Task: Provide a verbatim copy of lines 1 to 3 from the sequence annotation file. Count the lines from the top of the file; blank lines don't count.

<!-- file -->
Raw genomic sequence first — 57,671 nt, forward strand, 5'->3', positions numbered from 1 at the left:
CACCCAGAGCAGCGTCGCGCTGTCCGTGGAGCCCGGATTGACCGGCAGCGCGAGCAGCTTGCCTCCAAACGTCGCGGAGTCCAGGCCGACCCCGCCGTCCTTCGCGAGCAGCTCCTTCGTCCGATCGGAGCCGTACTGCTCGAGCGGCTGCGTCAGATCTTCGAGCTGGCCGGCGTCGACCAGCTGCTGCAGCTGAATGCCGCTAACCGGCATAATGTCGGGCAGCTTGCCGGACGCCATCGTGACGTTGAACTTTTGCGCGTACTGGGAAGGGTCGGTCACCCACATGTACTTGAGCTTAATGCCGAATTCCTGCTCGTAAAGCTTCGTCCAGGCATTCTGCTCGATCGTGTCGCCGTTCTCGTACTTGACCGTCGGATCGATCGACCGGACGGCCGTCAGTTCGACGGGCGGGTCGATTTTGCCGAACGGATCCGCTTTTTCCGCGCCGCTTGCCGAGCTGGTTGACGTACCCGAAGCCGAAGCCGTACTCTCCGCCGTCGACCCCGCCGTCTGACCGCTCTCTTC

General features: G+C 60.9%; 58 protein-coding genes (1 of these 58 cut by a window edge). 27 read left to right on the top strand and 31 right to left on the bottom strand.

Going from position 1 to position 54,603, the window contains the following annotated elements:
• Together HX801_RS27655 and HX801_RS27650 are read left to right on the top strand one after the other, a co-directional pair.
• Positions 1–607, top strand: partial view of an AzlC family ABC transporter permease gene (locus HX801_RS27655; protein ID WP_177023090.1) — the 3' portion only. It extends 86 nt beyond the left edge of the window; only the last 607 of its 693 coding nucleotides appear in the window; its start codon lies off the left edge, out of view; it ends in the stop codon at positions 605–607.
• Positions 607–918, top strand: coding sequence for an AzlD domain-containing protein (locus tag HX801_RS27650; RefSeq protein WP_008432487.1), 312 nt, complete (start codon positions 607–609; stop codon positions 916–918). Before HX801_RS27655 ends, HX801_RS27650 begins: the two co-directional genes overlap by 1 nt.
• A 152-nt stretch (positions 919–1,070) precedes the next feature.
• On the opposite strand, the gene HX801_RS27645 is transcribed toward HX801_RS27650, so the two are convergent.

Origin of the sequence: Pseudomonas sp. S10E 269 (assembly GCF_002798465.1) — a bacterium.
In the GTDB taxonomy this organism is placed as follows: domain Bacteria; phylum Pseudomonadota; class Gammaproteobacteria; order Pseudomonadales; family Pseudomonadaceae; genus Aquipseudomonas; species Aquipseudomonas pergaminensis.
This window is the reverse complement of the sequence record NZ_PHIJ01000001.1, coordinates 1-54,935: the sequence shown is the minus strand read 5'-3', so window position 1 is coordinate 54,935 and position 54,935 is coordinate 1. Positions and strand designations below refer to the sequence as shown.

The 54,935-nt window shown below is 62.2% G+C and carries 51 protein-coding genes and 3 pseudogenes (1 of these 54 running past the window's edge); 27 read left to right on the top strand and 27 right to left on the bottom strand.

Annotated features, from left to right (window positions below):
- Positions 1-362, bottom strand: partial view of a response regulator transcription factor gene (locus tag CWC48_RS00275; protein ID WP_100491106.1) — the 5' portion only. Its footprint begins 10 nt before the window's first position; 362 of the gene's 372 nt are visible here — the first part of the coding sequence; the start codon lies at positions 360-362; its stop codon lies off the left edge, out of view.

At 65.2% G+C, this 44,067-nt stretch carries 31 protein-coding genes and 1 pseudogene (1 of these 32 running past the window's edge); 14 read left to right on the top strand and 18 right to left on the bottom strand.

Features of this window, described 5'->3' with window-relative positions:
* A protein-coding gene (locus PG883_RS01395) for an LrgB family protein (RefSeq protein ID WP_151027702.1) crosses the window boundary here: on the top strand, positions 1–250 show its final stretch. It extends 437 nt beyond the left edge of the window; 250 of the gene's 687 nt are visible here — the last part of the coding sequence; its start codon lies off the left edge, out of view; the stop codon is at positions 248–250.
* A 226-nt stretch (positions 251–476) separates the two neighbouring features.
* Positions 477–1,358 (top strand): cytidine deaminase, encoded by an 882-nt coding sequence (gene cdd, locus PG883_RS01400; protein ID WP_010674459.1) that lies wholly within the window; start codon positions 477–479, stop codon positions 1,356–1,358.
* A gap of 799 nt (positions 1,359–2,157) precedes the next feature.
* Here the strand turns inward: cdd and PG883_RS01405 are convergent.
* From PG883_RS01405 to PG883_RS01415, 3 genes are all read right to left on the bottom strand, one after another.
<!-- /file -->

Raw genomic sequence first — 57,671 nt, forward strand, 5'->3', positions numbered from 1 at the left:
CACCCAGAGCAGCGTCGCGCTGTCCGTGGAGCCCGGATTGACCGGCAGCGCGAGCAGCTTGCCTCCAAACGTCGCGGAGTCCAGGCCGACCCCGCCGTCCTTCGCGAGCAGCTCCTTCGTCCGATCGGAGCCGTACTGCTCGAGCGGCTGCGTCAGATCTTCGAGCTGGCCGGCGTCGACCAGCTGCTGCAGCTGAATGCCGCTAACCGGCATAATGTCGGGCAGCTTGCCGGACGCCATCGTGACGTTGAACTTTTGCGCGTACTGGGAAGGGTCGGTCACCCACATGTACTTGAGCTTAATGCCGAATTCCTGCTCGTAAAGCTTCGTCCAGGCATTCTGCTCGATCGTGTCGCCGTTCTCGTACTTGACCGTCGGATCGATCGACCGGACGGCCGTCAGTTCGACGGGCGGGTCGATTTTGCCGAACGGATCCGCTTTTTCCGCGCCGCTTGCCGAGCTGGTTGACGTACCCGAAGCCGAAGCCGTACTCTCCGCCGTCGACCCCGCCGTCTGACCGCTCTCTTC

General features: G+C 60.9%; 58 protein-coding genes (1 of these 58 cut by a window edge). 27 read left to right on the top strand and 31 right to left on the bottom strand.